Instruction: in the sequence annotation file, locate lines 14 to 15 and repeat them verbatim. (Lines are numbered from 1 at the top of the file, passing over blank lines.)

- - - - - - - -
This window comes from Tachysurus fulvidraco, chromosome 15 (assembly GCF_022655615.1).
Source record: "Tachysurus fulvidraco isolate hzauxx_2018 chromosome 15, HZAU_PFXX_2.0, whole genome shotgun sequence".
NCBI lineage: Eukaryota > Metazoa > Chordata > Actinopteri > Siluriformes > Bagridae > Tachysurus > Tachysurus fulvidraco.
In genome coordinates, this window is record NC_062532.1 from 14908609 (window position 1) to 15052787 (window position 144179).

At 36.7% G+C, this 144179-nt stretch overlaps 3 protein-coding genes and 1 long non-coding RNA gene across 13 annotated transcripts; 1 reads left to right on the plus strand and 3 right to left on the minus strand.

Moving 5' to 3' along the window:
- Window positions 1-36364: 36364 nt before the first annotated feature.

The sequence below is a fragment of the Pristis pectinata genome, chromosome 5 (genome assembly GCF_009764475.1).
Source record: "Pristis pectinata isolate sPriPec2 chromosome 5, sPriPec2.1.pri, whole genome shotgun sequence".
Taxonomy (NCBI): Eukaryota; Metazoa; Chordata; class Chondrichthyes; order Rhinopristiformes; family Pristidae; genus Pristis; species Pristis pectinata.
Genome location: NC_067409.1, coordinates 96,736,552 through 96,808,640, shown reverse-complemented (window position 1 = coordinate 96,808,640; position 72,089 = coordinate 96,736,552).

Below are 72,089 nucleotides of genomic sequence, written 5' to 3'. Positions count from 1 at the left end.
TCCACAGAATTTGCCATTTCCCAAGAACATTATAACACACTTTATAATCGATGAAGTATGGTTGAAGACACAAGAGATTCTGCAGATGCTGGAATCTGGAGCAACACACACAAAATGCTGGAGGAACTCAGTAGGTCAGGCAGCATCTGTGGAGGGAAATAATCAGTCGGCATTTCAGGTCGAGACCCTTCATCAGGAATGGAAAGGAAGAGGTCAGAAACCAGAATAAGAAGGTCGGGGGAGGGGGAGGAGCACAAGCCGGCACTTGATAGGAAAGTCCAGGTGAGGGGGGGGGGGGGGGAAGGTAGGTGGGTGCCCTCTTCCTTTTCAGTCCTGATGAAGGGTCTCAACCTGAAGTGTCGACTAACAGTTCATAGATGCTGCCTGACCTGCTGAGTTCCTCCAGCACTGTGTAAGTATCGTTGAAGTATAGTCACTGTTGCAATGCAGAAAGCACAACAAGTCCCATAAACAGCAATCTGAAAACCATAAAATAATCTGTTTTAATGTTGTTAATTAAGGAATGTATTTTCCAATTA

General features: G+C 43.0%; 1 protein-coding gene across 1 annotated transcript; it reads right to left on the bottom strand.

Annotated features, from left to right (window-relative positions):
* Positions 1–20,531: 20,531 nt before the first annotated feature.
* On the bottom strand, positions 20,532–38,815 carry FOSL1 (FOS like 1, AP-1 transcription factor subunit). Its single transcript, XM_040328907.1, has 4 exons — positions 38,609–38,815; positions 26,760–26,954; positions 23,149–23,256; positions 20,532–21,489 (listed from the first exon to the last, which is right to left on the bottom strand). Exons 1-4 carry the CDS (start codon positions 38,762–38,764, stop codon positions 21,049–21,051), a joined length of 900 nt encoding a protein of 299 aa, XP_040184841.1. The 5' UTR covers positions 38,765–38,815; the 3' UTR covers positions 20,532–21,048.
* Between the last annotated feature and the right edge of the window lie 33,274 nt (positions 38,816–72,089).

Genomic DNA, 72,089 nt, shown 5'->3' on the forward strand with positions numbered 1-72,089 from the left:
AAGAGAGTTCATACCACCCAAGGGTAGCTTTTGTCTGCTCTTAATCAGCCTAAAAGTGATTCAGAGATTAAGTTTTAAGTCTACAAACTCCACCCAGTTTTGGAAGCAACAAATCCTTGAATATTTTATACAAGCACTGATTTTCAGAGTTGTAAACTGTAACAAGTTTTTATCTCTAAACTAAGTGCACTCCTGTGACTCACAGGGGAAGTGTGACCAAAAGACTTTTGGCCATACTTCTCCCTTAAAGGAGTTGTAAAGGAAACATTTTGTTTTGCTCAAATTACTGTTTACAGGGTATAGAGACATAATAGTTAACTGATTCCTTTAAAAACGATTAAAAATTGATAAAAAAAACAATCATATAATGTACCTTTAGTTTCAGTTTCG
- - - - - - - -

General features: G+C 43.0%; 1 protein-coding gene across 1 annotated transcript; it reads right to left on the bottom strand.

Annotated features, from left to right (window-relative positions):